• “They will lose as much as 30% of their mass during mating season, skipping sleep, skipping food, just to find those does.”

      When I was preoccupied with finding human “does,” I would lose as much as 30% of my income.

    • In my opinion, early season deer are not rut-driven.. while it is true their testosterone is increasing they are still going to gain 25-30% of their body mass before they hit the rut… at this time they are eating and not yet concerned with love.. especially in warmer temps they hit the rut much later in season

      • The dropping temperatures change hunter behavior, but have little effect on the white tail rut. As with pretty much all mammals, those hormone changes are signaled by changes in the light, not in temperature. There’s been a lot of good studies on this, and when you think about it from a natural selection standpoint, it’s the only thing that makes sense. I’ve hunted Kansas, Missouri, and Nebraska, and up there they could tell me accurately within just a few days when that rut would kick in. It was clockwork, like the sun.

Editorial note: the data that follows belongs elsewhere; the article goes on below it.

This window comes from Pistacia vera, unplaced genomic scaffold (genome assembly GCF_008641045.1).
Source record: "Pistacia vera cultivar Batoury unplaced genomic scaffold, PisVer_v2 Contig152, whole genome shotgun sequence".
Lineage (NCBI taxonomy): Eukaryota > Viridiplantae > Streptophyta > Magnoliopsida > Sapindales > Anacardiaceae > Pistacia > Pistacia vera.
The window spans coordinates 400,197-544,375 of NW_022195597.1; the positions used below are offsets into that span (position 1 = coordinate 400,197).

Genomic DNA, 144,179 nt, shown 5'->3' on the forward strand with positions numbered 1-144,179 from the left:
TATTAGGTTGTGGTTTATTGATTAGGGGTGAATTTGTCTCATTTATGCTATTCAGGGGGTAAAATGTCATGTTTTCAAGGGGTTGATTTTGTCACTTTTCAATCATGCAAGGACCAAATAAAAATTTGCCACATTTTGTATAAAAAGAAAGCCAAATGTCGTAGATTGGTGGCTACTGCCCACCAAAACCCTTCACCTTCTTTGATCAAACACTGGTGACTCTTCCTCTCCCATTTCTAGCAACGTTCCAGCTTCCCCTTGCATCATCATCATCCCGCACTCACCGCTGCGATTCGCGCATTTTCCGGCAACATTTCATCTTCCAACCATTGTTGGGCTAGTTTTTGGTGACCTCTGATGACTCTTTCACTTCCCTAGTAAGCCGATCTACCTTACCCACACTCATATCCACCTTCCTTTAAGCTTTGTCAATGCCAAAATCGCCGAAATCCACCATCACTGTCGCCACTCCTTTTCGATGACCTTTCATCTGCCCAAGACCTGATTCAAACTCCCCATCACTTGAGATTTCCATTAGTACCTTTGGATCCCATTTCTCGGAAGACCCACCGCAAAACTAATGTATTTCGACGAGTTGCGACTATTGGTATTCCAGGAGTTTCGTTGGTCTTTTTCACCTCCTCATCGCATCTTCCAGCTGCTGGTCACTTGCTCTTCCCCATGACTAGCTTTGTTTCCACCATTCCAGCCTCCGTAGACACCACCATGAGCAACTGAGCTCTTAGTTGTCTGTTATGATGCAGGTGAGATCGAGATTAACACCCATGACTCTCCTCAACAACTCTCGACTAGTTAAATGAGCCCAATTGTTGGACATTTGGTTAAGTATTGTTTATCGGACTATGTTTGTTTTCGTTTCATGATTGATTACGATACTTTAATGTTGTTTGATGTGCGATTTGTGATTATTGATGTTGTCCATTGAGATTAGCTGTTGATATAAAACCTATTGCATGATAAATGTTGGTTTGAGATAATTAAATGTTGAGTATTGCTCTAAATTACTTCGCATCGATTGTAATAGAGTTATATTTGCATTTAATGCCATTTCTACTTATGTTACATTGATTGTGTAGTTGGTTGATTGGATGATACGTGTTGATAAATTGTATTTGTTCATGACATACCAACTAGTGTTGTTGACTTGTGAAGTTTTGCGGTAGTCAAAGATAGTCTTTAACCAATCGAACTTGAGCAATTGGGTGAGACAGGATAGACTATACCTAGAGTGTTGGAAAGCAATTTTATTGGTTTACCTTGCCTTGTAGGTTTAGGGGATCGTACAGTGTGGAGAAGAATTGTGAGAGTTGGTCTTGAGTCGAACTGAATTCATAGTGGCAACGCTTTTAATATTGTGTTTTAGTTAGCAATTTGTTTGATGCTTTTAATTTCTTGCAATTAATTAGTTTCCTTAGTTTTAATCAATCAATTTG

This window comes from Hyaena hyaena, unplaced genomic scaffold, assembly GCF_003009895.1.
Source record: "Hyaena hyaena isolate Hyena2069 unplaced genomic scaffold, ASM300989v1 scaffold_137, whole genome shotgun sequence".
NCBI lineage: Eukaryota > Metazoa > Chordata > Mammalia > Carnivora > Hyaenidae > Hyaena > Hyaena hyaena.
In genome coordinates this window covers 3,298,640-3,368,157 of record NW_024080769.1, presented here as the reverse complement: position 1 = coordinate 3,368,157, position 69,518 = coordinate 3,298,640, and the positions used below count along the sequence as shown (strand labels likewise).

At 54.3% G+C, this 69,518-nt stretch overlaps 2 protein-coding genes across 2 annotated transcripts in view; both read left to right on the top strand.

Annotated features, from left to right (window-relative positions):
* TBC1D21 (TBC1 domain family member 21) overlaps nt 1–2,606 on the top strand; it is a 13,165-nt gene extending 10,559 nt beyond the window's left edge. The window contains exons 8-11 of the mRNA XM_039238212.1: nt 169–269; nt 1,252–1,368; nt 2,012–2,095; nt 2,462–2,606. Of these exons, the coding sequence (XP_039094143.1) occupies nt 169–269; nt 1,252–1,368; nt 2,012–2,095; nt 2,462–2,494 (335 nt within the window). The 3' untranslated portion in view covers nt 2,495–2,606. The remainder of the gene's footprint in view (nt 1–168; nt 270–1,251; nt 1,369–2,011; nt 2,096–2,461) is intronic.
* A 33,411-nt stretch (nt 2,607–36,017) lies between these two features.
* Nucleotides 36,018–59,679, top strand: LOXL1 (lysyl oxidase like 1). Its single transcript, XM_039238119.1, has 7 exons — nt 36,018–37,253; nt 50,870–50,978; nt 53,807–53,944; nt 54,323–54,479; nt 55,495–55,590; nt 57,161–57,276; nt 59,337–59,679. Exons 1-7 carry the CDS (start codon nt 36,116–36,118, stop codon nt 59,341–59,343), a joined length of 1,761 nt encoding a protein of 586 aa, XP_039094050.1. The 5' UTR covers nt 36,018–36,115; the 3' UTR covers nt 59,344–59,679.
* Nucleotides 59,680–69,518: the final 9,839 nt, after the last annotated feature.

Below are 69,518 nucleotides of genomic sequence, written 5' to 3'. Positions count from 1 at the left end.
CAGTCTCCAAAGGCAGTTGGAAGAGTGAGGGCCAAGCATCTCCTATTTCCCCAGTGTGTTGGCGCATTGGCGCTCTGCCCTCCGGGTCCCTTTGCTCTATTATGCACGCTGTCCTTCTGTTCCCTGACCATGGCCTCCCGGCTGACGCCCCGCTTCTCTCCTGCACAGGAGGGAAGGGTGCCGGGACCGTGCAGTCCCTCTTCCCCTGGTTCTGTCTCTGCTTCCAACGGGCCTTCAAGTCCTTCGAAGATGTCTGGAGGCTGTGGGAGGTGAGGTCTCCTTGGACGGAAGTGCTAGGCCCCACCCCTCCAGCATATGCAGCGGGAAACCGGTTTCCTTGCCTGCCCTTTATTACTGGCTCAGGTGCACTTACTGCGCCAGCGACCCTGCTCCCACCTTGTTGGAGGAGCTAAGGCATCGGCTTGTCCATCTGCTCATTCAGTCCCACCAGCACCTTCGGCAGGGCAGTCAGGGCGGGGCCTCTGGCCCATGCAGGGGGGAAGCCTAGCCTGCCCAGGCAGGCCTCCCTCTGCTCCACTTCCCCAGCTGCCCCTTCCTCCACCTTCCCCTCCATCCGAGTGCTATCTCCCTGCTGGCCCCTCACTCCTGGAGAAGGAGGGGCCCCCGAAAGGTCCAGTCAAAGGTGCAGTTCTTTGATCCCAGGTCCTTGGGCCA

Here in Texas, we have several established ruts, and the variation largely depend on the genetics of the herd. It will occur all the way from mid October (where I am) to mid November, or even mid December for South Texas, regardless of when the first cold snap hits.
        https://www.qdma.com/triggers-whitetail-rut/
        http://tpwd.texas.gov/huntwild/hunt/planning/rut_whitetailed_deer/